Optimism is in the air on the first day of July and the Dow Jones Industrial Average (DJINDICES:^DJI) and S&P 500 (SNPINDEX:^GSPC) have marched 0.76% and 0.83% higher, respectively. The Institute for Supply Management's manufacturing gauge rose from 49% in May to 50.9% last month, giving hope to investors that the second half of the year will be better for manufacturers. A reading above 50% indicates expansion so crossing that level was key today.
On the Dow, General Electric (NYSE:GE) helped pull the index higher by gaining 1.1%. The company officially closed on its $3.3 billion acquisition of Lufkin Industries, a supplier to the oil and gas industry. GE has been spending heavily to expand in the oil and gas market, trying to profit from the expansion in new drilling techniques worldwide.
Intel (NASDAQ:INTC) is actually the Dow's biggest loser after falling 1.1% today. There wasn't any bad news released, and new CEO Brian Krzanich said in an interview on Friday that the company will make an even more concerted effort to grow into mobile and wearable devices like glasses and watches. Intel has already made inroads into tablets by winning the Samsung Galaxy Tab 3; if it can get out ahead in the wearable market it could fuel the company's growth.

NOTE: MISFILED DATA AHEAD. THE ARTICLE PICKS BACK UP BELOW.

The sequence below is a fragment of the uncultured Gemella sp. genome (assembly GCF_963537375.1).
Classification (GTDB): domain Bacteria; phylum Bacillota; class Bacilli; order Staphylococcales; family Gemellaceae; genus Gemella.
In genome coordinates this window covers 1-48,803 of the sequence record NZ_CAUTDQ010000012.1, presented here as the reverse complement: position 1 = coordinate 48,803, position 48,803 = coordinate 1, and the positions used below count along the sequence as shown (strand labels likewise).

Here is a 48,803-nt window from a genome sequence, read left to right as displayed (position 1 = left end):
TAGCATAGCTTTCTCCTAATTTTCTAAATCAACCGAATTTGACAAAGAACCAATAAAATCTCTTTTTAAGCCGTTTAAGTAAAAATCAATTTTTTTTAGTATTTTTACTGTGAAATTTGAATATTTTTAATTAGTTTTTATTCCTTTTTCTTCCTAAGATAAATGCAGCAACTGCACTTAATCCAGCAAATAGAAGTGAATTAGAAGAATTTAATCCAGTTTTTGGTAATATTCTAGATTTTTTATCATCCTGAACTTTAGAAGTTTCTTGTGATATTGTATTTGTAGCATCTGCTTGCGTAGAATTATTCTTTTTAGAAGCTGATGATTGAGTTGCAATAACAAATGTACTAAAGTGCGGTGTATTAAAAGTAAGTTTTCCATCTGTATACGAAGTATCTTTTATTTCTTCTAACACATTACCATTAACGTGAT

Speaking of wearable products, Apple (NASDAQ:AAPL) jumped 3.8% today on word that the company has filed for an "iWatch" trademark in Japan. The company also got an upgrade from Raymond James analyst Travis McCourt, who predicts a new product cycle in the second half of the year that will include more mobile products. I, for one, think shares of Apple are cheap whether or not there's an iWatch coming, but the stock won't likely get a major boost until some product is released that will provide a catalyst. At the very least, millions of investors will be awaiting whatever Apple has up its sleeve next.
Fool contributor Travis Hoium manages an account that owns shares of Apple and Intel. The Motley Fool recommends Apple and Intel. The Motley Fool owns shares of Apple, General Electric Company, and Intel. Try any of our Foolish newsletter services free for 30 days. We Fools may not all hold the same opinions, but we all believe that considering a diverse range of insights makes us better investors. The Motley Fool has a disclosure policy.
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